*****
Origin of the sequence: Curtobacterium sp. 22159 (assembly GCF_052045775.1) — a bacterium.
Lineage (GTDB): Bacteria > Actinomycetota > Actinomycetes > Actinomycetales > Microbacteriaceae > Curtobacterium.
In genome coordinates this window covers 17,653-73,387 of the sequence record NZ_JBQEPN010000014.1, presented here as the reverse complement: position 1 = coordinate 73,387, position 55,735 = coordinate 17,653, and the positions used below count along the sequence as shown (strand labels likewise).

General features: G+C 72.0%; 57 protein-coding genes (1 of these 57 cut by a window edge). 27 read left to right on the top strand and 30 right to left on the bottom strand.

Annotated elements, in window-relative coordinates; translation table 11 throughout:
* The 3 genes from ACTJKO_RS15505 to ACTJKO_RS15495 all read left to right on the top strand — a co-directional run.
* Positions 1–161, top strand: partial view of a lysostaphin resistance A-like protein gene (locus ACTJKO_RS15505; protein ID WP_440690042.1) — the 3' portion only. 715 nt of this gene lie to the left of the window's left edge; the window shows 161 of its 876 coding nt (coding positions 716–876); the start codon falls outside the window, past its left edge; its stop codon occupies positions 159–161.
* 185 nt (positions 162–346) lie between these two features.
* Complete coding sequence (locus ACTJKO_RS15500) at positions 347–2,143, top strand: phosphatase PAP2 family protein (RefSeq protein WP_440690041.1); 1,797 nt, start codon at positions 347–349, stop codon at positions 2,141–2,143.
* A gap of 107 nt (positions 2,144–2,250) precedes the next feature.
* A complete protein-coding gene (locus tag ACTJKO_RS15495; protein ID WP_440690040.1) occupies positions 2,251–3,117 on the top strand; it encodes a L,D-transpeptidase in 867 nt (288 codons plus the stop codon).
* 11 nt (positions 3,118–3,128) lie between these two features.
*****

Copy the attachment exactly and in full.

Origin of the sequence: Curtobacterium sp. 22159 (assembly GCF_052045775.1) — a bacterium.
Lineage (GTDB): Bacteria > Actinomycetota > Actinomycetes > Actinomycetales > Microbacteriaceae > Curtobacterium.
In genome coordinates this window covers 17,653-73,387 of the sequence record NZ_JBQEPN010000014.1, presented here as the reverse complement: position 1 = coordinate 73,387, position 55,735 = coordinate 17,653, and the positions used below count along the sequence as shown (strand labels likewise).

General features: G+C 72.0%; 57 protein-coding genes (1 of these 57 cut by a window edge). 27 read left to right on the top strand and 30 right to left on the bottom strand.

Annotated elements, in window-relative coordinates; translation table 11 throughout:
* The 3 genes from ACTJKO_RS15505 to ACTJKO_RS15495 all read left to right on the top strand — a co-directional run.
* Positions 1–161, top strand: partial view of a lysostaphin resistance A-like protein gene (locus ACTJKO_RS15505; protein ID WP_440690042.1) — the 3' portion only. 715 nt of this gene lie to the left of the window's left edge; the window shows 161 of its 876 coding nt (coding positions 716–876); the start codon falls outside the window, past its left edge; its stop codon occupies positions 159–161.
* 185 nt (positions 162–346) lie between these two features.
* Complete coding sequence (locus ACTJKO_RS15500) at positions 347–2,143, top strand: phosphatase PAP2 family protein (RefSeq protein WP_440690041.1); 1,797 nt, start codon at positions 347–349, stop codon at positions 2,141–2,143.
* A gap of 107 nt (positions 2,144–2,250) precedes the next feature.
* A complete protein-coding gene (locus tag ACTJKO_RS15495; protein ID WP_440690040.1) occupies positions 2,251–3,117 on the top strand; it encodes a L,D-transpeptidase in 867 nt (288 codons plus the stop codon).
* 11 nt (positions 3,118–3,128) lie between these two features.